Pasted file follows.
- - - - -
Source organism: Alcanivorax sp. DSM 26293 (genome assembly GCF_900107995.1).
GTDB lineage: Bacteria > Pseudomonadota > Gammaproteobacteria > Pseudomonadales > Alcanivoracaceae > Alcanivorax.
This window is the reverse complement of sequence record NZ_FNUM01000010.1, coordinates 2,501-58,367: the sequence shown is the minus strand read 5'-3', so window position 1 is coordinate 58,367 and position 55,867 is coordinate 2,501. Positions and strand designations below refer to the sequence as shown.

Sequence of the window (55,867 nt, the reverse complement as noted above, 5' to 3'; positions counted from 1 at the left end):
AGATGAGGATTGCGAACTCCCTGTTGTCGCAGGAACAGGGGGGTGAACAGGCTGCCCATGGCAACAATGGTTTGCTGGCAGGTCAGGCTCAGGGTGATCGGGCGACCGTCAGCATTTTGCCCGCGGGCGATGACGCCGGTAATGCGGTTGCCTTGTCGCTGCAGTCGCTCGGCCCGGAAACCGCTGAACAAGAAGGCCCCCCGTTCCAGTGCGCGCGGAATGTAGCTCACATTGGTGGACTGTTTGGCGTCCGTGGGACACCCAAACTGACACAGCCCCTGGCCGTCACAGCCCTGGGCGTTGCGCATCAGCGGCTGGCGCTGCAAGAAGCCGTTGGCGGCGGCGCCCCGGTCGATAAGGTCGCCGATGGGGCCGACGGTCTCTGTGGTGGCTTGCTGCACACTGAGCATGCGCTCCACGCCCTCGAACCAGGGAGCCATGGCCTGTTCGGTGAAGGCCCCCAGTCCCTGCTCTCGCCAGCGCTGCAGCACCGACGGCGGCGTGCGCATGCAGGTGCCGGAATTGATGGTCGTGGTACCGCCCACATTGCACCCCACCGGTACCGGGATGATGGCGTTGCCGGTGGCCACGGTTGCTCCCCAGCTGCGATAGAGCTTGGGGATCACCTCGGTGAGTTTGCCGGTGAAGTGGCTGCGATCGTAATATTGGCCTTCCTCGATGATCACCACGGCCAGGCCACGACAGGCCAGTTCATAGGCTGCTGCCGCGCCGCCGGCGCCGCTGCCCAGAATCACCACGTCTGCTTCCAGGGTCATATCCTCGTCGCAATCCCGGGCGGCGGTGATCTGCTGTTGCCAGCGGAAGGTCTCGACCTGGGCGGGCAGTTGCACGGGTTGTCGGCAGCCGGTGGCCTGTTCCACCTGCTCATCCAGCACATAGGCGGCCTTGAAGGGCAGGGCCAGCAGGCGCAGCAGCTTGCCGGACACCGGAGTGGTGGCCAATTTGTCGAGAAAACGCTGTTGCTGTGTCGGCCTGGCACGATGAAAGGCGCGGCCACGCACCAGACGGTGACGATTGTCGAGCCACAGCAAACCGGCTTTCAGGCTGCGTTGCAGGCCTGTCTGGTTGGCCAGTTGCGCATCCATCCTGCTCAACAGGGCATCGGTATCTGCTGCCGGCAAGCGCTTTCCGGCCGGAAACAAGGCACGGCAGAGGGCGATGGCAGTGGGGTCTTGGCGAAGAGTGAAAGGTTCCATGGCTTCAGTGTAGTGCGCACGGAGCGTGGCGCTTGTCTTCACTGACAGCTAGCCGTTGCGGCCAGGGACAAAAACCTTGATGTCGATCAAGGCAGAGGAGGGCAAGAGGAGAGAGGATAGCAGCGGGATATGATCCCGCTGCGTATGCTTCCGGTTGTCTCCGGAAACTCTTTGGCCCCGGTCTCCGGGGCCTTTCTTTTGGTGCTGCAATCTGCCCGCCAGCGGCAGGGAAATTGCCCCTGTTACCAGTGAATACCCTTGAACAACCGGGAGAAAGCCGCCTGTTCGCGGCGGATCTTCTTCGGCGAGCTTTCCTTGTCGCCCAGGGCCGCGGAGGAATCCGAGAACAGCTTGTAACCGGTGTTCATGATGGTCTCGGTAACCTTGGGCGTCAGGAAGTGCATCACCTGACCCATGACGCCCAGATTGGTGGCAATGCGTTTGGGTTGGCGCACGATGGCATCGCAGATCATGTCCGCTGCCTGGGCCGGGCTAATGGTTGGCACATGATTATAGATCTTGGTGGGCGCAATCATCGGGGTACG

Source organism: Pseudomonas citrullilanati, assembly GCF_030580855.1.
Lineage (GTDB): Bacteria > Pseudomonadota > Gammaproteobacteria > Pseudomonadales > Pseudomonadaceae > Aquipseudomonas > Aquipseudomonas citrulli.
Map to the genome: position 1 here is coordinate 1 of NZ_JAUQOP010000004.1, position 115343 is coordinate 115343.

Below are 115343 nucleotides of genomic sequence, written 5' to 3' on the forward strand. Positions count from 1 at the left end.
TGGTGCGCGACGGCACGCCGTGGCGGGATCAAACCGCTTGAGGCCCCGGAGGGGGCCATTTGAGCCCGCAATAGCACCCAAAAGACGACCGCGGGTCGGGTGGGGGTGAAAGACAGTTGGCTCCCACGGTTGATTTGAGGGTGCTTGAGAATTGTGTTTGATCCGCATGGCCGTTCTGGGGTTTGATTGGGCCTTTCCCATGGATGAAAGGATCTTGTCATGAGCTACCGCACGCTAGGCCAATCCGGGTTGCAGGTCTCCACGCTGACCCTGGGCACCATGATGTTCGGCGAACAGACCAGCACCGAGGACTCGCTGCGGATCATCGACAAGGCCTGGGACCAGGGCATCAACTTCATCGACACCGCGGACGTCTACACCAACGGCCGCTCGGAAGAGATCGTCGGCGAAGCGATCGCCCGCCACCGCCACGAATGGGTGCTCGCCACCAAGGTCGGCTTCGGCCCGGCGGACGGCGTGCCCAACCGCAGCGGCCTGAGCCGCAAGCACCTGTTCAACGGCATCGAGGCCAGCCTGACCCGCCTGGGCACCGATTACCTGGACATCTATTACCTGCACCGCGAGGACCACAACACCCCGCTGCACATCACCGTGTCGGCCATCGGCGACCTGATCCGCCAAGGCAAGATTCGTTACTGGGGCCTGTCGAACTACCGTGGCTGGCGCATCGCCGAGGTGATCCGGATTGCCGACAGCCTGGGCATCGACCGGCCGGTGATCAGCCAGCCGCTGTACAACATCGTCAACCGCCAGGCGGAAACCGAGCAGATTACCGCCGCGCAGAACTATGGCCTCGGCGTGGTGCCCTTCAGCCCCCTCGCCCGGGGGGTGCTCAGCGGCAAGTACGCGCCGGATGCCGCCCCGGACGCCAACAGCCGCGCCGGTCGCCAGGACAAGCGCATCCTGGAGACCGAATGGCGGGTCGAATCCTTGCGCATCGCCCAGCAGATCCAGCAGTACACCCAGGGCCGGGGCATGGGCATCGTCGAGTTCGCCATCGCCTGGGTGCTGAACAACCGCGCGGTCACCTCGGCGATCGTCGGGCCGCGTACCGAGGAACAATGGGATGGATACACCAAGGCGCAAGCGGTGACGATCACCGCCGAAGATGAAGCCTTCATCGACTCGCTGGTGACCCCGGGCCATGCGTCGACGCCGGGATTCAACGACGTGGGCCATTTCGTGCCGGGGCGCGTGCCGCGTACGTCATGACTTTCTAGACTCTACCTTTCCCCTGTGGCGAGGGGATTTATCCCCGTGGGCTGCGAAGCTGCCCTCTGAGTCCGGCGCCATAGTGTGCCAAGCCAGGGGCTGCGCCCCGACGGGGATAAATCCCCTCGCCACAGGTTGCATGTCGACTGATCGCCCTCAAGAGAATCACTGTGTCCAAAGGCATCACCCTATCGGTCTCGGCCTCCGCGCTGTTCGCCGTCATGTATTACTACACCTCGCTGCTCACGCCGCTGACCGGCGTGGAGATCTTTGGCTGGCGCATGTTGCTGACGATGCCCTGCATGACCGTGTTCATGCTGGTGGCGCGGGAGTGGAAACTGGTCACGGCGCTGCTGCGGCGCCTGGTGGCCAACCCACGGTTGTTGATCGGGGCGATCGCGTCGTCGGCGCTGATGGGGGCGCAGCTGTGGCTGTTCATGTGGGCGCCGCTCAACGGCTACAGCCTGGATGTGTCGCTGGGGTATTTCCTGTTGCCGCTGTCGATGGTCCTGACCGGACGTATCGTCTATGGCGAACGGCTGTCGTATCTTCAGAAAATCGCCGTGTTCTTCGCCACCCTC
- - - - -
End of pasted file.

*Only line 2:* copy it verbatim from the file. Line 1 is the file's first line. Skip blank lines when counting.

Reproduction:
GTDB lineage: Bacteria > Pseudomonadota > Gammaproteobacteria > Pseudomonadales > Alcanivoracaceae > Alcanivorax.